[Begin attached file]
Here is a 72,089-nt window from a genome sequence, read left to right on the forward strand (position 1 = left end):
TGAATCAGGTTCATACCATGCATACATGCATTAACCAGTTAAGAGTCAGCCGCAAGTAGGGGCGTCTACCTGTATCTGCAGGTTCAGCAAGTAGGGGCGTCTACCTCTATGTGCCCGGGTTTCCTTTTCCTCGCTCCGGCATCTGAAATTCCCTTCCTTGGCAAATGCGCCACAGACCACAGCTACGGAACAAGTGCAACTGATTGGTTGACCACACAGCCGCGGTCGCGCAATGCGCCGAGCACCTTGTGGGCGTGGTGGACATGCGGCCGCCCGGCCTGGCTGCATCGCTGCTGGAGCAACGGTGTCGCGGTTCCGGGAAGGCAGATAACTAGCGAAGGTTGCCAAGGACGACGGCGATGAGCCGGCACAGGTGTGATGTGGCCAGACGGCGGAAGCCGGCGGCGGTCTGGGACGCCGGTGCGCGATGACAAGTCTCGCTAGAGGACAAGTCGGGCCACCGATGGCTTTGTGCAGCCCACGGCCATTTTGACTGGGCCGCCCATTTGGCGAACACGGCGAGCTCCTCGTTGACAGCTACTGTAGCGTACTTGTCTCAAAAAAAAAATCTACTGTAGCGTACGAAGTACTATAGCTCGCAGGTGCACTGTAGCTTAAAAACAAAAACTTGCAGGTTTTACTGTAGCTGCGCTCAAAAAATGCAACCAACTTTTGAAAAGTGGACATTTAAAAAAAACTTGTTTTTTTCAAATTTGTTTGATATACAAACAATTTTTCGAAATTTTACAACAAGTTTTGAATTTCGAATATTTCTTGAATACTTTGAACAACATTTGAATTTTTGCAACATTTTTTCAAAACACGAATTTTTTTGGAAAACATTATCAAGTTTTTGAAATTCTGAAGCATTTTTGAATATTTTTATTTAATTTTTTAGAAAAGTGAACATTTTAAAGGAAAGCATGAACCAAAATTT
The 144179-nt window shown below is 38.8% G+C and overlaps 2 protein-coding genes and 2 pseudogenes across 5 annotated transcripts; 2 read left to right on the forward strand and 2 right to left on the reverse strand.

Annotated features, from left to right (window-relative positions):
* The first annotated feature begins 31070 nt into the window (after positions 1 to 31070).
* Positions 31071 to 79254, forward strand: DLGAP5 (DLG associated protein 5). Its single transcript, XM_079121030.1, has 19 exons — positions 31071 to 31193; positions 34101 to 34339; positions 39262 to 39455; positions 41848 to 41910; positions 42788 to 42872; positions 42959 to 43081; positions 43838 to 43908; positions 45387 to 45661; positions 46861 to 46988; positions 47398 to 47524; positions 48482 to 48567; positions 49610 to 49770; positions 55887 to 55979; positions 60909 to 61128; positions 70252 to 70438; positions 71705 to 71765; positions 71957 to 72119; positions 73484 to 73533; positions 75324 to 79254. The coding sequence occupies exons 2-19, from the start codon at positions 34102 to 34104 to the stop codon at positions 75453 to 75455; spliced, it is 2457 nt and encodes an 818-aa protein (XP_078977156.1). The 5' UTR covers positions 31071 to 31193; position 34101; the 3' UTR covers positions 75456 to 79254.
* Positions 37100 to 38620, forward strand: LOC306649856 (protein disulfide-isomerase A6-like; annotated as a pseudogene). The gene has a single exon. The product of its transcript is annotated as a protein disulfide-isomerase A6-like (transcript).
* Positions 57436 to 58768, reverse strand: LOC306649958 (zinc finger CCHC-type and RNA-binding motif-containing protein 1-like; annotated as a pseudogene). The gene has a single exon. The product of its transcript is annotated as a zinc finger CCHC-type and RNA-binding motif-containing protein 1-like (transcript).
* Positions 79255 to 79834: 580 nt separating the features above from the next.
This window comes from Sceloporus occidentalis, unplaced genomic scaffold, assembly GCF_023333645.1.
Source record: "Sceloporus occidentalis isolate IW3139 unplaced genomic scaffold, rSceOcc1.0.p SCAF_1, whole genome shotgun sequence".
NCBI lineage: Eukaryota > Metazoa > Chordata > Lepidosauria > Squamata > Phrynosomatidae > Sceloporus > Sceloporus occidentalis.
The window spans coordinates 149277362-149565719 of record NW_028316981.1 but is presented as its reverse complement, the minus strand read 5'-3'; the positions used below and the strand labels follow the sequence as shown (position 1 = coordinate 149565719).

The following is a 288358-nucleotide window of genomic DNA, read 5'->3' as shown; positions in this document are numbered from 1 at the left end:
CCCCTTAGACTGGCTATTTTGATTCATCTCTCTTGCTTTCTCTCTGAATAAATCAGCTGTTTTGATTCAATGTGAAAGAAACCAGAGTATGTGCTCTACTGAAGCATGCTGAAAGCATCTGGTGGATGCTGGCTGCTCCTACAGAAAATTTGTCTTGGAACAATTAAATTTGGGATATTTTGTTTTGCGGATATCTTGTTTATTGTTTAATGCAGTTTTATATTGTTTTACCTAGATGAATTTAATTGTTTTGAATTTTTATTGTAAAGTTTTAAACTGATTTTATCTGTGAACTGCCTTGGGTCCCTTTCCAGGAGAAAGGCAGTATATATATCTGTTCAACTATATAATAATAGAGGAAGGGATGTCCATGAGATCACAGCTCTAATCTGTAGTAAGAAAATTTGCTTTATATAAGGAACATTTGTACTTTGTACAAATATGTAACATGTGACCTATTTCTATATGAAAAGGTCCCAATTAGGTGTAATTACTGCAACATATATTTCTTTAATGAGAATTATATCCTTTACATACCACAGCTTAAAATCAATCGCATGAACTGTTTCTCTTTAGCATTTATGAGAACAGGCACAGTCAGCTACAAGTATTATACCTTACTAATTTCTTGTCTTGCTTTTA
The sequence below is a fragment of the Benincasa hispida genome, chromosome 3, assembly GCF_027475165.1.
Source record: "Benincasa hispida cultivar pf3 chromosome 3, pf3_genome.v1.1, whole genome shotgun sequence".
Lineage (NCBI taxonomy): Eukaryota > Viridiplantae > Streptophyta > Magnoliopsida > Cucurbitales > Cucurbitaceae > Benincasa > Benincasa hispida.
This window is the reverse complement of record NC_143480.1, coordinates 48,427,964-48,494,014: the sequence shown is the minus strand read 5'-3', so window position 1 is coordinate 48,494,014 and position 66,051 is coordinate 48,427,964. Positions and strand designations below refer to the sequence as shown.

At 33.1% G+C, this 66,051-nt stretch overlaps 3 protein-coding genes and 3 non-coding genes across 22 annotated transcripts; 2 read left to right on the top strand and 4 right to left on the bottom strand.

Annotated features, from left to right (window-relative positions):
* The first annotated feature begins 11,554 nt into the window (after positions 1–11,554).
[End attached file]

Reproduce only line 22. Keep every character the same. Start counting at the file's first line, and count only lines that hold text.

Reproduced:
* The first annotated feature begins 11,554 nt into the window (after positions 1–11,554).